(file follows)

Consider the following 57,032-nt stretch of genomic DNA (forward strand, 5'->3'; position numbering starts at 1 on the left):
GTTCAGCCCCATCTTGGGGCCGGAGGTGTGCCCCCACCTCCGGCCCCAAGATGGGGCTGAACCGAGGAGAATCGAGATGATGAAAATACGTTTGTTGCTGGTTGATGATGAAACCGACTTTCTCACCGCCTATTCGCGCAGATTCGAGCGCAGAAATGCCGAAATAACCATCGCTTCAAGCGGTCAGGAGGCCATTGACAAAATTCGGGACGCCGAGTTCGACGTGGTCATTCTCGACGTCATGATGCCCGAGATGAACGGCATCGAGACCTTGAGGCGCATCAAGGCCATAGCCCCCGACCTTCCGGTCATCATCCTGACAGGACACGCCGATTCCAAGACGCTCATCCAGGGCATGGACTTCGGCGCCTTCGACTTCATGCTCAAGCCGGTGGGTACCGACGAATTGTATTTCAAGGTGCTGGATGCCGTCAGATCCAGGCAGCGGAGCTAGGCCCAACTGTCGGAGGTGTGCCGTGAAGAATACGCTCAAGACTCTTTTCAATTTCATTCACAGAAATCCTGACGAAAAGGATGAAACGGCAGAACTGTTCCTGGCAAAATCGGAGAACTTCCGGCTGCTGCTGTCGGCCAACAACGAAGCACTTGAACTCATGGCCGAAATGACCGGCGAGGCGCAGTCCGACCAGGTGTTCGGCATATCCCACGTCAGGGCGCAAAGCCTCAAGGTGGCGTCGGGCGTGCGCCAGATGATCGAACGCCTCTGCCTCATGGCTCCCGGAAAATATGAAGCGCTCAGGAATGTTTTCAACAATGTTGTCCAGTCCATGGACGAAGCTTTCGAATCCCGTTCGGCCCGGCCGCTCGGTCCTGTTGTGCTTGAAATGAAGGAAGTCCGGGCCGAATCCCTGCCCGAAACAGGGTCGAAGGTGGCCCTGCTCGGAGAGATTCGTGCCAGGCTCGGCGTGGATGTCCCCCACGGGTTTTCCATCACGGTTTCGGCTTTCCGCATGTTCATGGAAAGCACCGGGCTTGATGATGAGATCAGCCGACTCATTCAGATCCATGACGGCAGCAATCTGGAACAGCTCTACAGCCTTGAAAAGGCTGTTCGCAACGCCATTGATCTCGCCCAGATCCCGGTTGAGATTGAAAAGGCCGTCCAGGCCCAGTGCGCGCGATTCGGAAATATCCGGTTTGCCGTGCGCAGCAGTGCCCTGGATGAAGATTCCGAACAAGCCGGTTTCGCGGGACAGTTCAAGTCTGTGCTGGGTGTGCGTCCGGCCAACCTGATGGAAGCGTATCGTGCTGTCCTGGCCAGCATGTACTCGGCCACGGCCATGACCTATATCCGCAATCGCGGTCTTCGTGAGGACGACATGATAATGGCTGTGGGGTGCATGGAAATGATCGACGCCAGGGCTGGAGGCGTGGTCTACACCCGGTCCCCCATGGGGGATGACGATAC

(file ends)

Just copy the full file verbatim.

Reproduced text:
Consider the following 57,032-nt stretch of genomic DNA (forward strand, 5'->3'; position numbering starts at 1 on the left):
GTTCAGCCCCATCTTGGGGCCGGAGGTGTGCCCCCACCTCCGGCCCCAAGATGGGGCTGAACCGAGGAGAATCGAGATGATGAAAATACGTTTGTTGCTGGTTGATGATGAAACCGACTTTCTCACCGCCTATTCGCGCAGATTCGAGCGCAGAAATGCCGAAATAACCATCGCTTCAAGCGGTCAGGAGGCCATTGACAAAATTCGGGACGCCGAGTTCGACGTGGTCATTCTCGACGTCATGATGCCCGAGATGAACGGCATCGAGACCTTGAGGCGCATCAAGGCCATAGCCCCCGACCTTCCGGTCATCATCCTGACAGGACACGCCGATTCCAAGACGCTCATCCAGGGCATGGACTTCGGCGCCTTCGACTTCATGCTCAAGCCGGTGGGTACCGACGAATTGTATTTCAAGGTGCTGGATGCCGTCAGATCCAGGCAGCGGAGCTAGGCCCAACTGTCGGAGGTGTGCCGTGAAGAATACGCTCAAGACTCTTTTCAATTTCATTCACAGAAATCCTGACGAAAAGGATGAAACGGCAGAACTGTTCCTGGCAAAATCGGAGAACTTCCGGCTGCTGCTGTCGGCCAACAACGAAGCACTTGAACTCATGGCCGAAATGACCGGCGAGGCGCAGTCCGACCAGGTGTTCGGCATATCCCACGTCAGGGCGCAAAGCCTCAAGGTGGCGTCGGGCGTGCGCCAGATGATCGAACGCCTCTGCCTCATGGCTCCCGGAAAATATGAAGCGCTCAGGAATGTTTTCAACAATGTTGTCCAGTCCATGGACGAAGCTTTCGAATCCCGTTCGGCCCGGCCGCTCGGTCCTGTTGTGCTTGAAATGAAGGAAGTCCGGGCCGAATCCCTGCCCGAAACAGGGTCGAAGGTGGCCCTGCTCGGAGAGATTCGTGCCAGGCTCGGCGTGGATGTCCCCCACGGGTTTTCCATCACGGTTTCGGCTTTCCGCATGTTCATGGAAAGCACCGGGCTTGATGATGAGATCAGCCGACTCATTCAGATCCATGACGGCAGCAATCTGGAACAGCTCTACAGCCTTGAAAAGGCTGTTCGCAACGCCATTGATCTCGCCCAGATCCCGGTTGAGATTGAAAAGGCCGTCCAGGCCCAGTGCGCGCGATTCGGAAATATCCGGTTTGCCGTGCGCAGCAGTGCCCTGGATGAAGATTCCGAACAAGCCGGTTTCGCGGGACAGTTCAAGTCTGTGCTGGGTGTGCGTCCGGCCAACCTGATGGAAGCGTATCGTGCTGTCCTGGCCAGCATGTACTCGGCCACGGCCATGACCTATATCCGCAATCGCGGTCTTCGTGAGGACGACATGATAATGGCTGTGGGGTGCATGGAAATGATCGACGCCAGGGCTGGAGGCGTGGTCTACACCCGGTCCCCCATGGGGGATGACGATAC